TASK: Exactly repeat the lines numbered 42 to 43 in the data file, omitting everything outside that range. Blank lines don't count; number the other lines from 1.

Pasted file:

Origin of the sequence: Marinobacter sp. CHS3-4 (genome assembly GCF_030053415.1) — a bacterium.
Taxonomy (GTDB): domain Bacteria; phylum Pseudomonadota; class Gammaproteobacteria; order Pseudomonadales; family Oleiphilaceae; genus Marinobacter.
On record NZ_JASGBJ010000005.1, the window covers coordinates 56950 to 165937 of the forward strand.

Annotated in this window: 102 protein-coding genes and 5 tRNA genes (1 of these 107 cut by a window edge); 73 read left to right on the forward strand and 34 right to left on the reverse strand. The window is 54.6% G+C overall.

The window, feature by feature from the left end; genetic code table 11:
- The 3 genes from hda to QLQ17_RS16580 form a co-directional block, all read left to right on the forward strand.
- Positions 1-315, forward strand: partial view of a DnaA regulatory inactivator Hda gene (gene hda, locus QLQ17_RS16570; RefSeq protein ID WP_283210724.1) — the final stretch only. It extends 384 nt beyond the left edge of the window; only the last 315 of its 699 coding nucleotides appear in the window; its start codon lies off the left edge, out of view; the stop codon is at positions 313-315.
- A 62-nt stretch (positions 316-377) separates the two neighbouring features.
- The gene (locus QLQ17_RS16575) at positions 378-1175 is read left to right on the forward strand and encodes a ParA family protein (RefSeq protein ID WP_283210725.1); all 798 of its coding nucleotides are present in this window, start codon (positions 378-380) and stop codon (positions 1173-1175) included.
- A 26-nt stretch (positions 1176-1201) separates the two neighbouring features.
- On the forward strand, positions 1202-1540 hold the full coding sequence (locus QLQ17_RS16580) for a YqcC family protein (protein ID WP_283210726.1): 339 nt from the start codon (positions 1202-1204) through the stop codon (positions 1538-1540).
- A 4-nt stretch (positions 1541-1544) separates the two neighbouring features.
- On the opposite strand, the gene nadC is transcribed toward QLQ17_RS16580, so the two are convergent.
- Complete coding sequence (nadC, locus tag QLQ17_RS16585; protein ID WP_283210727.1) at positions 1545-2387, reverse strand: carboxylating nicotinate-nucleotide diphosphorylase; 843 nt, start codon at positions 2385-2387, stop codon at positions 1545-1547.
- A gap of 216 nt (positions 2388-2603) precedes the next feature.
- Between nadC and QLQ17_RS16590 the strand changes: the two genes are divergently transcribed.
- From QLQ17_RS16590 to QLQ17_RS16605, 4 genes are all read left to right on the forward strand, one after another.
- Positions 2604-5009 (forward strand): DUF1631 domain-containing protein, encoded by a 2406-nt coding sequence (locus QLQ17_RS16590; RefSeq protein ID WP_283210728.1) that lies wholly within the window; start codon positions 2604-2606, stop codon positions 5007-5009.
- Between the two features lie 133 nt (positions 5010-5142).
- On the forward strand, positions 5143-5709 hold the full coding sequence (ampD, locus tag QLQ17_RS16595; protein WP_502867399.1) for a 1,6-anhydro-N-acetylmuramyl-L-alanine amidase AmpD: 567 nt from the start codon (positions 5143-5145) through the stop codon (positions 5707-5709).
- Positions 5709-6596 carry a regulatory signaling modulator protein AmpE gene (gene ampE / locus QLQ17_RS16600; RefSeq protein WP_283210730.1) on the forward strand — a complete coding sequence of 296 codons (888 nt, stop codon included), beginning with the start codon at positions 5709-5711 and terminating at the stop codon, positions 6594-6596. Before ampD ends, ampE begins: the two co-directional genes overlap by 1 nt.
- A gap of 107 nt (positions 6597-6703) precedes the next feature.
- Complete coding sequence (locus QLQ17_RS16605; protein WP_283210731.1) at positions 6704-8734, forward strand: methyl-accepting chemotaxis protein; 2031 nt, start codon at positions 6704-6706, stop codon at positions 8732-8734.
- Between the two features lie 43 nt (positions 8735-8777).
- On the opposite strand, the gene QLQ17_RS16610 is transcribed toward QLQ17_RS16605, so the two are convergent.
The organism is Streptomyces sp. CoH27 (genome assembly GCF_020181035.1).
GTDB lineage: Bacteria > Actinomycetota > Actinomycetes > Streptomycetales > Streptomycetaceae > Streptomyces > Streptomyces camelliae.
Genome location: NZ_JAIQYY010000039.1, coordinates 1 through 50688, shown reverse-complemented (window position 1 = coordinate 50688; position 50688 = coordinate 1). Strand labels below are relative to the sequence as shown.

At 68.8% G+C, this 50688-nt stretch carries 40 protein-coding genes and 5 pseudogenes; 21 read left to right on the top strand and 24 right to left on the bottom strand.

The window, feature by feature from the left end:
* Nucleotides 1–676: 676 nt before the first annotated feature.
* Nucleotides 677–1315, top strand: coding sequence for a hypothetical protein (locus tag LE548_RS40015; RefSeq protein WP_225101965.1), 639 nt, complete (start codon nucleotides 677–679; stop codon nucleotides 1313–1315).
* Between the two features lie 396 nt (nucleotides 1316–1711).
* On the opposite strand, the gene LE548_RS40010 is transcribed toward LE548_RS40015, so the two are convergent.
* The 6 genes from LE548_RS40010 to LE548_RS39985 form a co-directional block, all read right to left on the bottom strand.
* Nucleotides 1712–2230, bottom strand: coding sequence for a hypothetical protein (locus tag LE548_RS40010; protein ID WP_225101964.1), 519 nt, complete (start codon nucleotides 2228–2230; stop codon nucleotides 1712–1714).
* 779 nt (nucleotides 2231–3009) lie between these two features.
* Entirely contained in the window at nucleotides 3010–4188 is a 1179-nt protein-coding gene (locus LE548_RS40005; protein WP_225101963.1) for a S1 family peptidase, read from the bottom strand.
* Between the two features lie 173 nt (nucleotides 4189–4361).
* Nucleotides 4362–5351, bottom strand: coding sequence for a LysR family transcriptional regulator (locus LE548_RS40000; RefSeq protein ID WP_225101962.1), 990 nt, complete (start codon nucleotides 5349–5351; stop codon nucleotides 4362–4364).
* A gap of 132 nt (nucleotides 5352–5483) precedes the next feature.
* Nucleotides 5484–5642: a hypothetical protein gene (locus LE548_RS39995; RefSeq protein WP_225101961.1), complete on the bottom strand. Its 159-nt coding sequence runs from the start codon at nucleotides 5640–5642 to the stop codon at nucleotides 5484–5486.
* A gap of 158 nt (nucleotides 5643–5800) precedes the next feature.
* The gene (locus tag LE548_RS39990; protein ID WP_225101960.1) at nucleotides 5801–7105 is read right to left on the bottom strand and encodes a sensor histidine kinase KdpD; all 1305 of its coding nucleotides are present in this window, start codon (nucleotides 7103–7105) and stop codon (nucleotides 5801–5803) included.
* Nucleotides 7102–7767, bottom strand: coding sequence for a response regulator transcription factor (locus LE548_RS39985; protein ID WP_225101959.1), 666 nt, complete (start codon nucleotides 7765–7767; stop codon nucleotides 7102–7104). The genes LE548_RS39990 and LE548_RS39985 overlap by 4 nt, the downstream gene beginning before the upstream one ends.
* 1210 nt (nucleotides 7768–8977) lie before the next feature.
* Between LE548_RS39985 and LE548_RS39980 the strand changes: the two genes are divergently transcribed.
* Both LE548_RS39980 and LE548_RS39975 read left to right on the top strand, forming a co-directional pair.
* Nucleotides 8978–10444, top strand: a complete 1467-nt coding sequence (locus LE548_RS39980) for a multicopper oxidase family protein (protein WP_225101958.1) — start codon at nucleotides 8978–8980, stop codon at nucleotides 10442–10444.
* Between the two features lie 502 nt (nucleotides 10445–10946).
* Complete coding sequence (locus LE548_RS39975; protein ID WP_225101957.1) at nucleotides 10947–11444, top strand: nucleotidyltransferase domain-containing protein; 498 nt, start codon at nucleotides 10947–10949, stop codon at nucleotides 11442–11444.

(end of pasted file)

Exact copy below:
* Nucleotides 5484–5642: a hypothetical protein gene (locus LE548_RS39995; RefSeq protein WP_225101961.1), complete on the bottom strand. Its 159-nt coding sequence runs from the start codon at nucleotides 5640–5642 to the stop codon at nucleotides 5484–5486.
* A gap of 158 nt (nucleotides 5643–5800) precedes the next feature.